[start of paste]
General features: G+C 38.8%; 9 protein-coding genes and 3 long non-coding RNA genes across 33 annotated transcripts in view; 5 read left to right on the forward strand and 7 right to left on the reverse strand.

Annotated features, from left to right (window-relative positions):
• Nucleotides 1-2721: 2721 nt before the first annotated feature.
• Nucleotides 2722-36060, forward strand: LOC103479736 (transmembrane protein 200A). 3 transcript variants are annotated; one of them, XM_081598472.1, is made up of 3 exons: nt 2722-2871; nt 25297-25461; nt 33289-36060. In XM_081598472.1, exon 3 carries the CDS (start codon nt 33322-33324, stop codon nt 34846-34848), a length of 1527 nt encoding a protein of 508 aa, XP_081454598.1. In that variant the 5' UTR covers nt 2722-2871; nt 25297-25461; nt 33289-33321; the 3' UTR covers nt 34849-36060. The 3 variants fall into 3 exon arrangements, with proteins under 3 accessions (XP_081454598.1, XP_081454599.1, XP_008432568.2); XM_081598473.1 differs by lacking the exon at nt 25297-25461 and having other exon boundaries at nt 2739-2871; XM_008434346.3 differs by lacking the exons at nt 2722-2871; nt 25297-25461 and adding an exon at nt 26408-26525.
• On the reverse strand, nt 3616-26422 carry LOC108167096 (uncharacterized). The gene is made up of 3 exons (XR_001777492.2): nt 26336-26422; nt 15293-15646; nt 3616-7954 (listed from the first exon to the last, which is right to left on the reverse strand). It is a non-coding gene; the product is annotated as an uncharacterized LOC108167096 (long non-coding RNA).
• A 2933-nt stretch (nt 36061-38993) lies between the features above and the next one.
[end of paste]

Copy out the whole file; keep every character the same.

General features: G+C 38.8%; 9 protein-coding genes and 3 long non-coding RNA genes across 33 annotated transcripts in view; 5 read left to right on the forward strand and 7 right to left on the reverse strand.

Annotated features, from left to right (window-relative positions):
• Nucleotides 1-2721: 2721 nt before the first annotated feature.
• Nucleotides 2722-36060, forward strand: LOC103479736 (transmembrane protein 200A). 3 transcript variants are annotated; one of them, XM_081598472.1, is made up of 3 exons: nt 2722-2871; nt 25297-25461; nt 33289-36060. In XM_081598472.1, exon 3 carries the CDS (start codon nt 33322-33324, stop codon nt 34846-34848), a length of 1527 nt encoding a protein of 508 aa, XP_081454598.1. In that variant the 5' UTR covers nt 2722-2871; nt 25297-25461; nt 33289-33321; the 3' UTR covers nt 34849-36060. The 3 variants fall into 3 exon arrangements, with proteins under 3 accessions (XP_081454598.1, XP_081454599.1, XP_008432568.2); XM_081598473.1 differs by lacking the exon at nt 25297-25461 and having other exon boundaries at nt 2739-2871; XM_008434346.3 differs by lacking the exons at nt 2722-2871; nt 25297-25461 and adding an exon at nt 26408-26525.
• On the reverse strand, nt 3616-26422 carry LOC108167096 (uncharacterized). The gene is made up of 3 exons (XR_001777492.2): nt 26336-26422; nt 15293-15646; nt 3616-7954 (listed from the first exon to the last, which is right to left on the reverse strand). It is a non-coding gene; the product is annotated as an uncharacterized LOC108167096 (long non-coding RNA).
• A 2933-nt stretch (nt 36061-38993) lies between the features above and the next one.